I will substantiate my argument with some historical facts. The great historic divide in Sinhalese-Muslim relations took the form of the 1915 anti-Muslim riots. It set up a fear psychosis among the Muslims which endures to this day, and is particularly lively at present because of an expectation that 2015 might witness a commemorative holocaust against the Muslims. The next stage was Independence and the coming to power of D.S.Senanayake whom our Muslims saw as a thorough-going anti-Muslim racist – "communalist" in the parlance of that time. That impression arose as a consequence of a Muslim delegation meeting him to complain about Indian encroachments into the world of Muslim business. His response was that Sri Lanka had not won independence to enable the Muslims to make money. Fair enough, but would he have made that response if the Indian encroachments had been into the sphere of Sinhalese business interests and a Sinhalese delegation had complained about it? Surely not. I must clarify before proceeding further that there was no Muslim hatred towards DSS – there being little or no hatred in our politics in those days. It was a matter of regret, not hatred, because in spite of his racism the Muslims regarded him as essentially a decent person who wouldn’t want any great harm to befall the Muslims. I am making this clarification to emphasize something that should always be borne in mind: our Muslims are not given to demonizing the Sinhalese and therefore the possibility of sensible pragmatic accommodation on Sinhalese-Muslim issues is always there.

I will now mention just a few further details that point to Sinhalese anti-Muslim racism. From 1976 to around 2002 there were a series of anti-Muslim ructions, often of a minor order but sometimes extremely serious such as the Hulftsdorp riots of December 1993, on which I wrote a two-part article in the Lanka Guardian. The Muslims were always the victims – they never dared retaliate – suffering the consequences of being born into the wrong ethnic group. But the media resolutely refused to recognize any ethnic dimension in those riots, putting them all into the category of "fracas between thugs". As for our Governments, they resolutely refused to take the kind of punitive action that could have had a deterrent effect. I pointed out in my article on the Hulftsdorp riots that Lee Kwan-Yew would have done so, without too much scruple for the niceties of the law, and there never would have been any ethnic rioting in Singapore thereafter. The failure to take effective punitive action clearly points to anti-Muslim racism in the Sinhalese power elite. I must mention also the anti-Muslim diatribes of the late Ven.Soma Thera; the "Grease Yaka" exploits targeting Muslim females; and the kidnapping of wealthy Muslims which led to some Muslim businessmen fleeing the country temporarily.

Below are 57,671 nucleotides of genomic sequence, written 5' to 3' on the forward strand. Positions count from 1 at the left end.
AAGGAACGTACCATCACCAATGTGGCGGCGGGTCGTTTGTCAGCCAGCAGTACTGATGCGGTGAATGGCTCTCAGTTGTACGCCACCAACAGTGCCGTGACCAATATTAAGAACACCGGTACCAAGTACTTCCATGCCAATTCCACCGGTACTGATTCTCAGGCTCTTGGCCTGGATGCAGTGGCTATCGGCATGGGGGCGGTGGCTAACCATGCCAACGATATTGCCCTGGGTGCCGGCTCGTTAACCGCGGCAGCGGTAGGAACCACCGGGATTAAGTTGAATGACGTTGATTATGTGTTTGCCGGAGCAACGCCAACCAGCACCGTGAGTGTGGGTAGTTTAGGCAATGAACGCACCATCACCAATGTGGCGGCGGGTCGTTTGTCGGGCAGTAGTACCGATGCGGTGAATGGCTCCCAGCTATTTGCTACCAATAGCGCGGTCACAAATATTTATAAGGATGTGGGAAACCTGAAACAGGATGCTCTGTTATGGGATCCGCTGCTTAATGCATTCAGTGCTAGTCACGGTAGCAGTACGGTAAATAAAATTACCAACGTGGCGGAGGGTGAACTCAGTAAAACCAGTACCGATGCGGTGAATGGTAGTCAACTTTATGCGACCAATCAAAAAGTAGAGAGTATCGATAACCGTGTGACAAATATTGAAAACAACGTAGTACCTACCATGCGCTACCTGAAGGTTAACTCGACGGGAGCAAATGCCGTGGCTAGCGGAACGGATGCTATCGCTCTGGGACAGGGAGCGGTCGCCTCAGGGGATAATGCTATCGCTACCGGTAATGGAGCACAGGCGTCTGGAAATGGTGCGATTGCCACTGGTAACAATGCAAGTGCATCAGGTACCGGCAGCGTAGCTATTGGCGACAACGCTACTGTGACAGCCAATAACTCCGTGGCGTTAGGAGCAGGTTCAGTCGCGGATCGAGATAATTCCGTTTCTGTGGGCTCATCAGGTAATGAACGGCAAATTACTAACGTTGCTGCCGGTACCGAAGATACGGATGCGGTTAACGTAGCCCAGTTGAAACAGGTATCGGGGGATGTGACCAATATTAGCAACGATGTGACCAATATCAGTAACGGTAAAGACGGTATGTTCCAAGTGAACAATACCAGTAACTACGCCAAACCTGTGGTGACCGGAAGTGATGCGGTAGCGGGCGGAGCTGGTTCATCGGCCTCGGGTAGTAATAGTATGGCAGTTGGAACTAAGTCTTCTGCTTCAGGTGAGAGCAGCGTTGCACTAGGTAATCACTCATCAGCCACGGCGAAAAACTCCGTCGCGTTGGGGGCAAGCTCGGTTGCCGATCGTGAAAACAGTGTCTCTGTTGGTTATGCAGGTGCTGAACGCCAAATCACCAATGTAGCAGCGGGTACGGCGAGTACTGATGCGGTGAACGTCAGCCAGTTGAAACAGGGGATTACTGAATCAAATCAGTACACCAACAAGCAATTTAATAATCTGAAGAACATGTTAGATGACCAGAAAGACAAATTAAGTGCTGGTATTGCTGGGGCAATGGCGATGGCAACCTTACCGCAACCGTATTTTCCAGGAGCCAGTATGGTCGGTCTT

The anti-Muslim campaign should therefore be seen in the perspective of anti-Muslim racism, particularly in the period after 1976. It is best understood in terms of a paradigm of racism, about which I will now set out what seem to me to be the essential points. In traditional societies there was little or no room for upward mobility, which became possible on a large scale with the expanding modern economy. After 1945 practically every government in the world has given importance to the spread of literacy, which has led to widespread aspirations towards upward mobility. These two facts – the possibility of upward mobility and the aspirations towards it – have led to a struggle for scarce resources among ethnic groups. This is the context for modern racism as distinct from earlier varieties of it.

We need to have a clear understanding of what is meant by racism. Practically every ethnic group in the world has a propensity to believe that its way of life incarnates all the best of which the human race is capable, and consequently that all other ethnic groups are inferior. That propensity leads to ethnocentric prejudice which seems to be practically ubiquitous all over the world. But if that amounts to racism, we will have to acknowledge that racism is integral to the human condition, something that is quite normal about which no corrective action can be taken. The important point is that racism has to issue in action, not just stop at the level of belief. The racist believes that the Other is inferior or threatening, or both, and also that he should be treated as inferior, or be excluded, or even be subjected to genocide. Sometimes the racist sees the Other as a scapegoat, as being somehow responsible for all or most of the ills of a society. We can see that very clearly in the ravings of the BBS about our Muslims.

(To be continued)